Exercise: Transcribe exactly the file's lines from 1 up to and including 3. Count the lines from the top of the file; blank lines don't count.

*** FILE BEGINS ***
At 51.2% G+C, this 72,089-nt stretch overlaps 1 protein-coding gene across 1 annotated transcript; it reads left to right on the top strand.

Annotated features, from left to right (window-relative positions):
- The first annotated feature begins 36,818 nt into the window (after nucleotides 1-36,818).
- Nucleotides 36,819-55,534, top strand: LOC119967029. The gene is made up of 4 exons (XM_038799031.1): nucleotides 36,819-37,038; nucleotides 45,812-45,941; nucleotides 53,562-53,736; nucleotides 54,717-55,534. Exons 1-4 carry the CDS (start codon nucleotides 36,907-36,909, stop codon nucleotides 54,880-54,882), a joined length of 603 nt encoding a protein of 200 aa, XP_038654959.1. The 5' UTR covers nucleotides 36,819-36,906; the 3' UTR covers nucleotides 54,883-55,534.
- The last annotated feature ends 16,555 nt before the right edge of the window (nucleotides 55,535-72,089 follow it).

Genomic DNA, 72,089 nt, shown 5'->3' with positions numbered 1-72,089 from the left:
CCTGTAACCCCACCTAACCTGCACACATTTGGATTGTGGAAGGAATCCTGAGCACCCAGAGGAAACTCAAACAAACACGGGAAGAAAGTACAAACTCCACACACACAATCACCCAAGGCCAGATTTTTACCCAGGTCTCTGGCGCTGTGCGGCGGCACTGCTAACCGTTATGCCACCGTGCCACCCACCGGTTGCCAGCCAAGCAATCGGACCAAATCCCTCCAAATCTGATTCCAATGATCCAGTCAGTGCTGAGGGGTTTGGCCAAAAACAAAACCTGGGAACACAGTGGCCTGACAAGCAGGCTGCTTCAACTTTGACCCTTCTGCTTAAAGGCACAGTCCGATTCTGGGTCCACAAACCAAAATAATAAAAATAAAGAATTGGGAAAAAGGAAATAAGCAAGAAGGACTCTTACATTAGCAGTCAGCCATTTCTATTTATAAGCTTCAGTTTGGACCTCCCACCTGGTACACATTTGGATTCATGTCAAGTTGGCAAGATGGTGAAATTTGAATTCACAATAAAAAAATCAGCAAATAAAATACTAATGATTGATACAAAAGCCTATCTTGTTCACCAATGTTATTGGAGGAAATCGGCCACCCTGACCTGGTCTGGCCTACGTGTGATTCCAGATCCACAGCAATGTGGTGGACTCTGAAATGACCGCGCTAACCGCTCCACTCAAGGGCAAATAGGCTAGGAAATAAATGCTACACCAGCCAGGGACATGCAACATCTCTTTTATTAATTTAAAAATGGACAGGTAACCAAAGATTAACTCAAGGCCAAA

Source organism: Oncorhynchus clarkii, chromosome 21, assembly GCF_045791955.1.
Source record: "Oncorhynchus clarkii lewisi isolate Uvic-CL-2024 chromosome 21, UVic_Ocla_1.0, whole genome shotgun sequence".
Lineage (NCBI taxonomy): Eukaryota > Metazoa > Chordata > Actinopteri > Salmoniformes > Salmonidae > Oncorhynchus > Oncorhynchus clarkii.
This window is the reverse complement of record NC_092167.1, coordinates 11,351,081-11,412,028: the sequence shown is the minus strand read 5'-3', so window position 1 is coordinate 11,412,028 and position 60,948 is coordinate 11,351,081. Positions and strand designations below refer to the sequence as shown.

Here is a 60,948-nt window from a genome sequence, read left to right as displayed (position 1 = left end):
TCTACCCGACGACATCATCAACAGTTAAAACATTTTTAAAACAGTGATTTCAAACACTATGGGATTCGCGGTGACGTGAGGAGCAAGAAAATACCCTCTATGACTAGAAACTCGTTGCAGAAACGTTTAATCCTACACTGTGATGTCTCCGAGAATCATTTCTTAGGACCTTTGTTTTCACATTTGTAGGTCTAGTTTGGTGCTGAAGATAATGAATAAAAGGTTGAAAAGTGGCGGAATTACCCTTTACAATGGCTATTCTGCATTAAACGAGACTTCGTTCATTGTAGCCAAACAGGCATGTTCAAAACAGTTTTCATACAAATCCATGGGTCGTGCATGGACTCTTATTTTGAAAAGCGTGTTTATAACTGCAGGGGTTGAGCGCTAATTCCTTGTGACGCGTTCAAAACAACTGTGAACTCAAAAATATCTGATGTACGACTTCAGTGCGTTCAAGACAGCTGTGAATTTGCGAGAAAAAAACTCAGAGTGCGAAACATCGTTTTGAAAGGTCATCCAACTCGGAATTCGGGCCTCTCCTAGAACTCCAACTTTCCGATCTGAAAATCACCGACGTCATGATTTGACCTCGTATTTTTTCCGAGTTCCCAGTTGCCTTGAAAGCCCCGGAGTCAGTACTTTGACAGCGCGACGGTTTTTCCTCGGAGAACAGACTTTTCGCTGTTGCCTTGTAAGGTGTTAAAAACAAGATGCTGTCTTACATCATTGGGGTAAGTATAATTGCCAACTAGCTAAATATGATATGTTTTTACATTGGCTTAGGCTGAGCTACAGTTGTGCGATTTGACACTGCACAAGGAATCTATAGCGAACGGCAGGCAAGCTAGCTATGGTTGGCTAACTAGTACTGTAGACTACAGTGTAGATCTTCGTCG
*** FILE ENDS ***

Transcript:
At 51.2% G+C, this 72,089-nt stretch overlaps 1 protein-coding gene across 1 annotated transcript; it reads left to right on the top strand.

Annotated features, from left to right (window-relative positions):
- The first annotated feature begins 36,818 nt into the window (after nucleotides 1-36,818).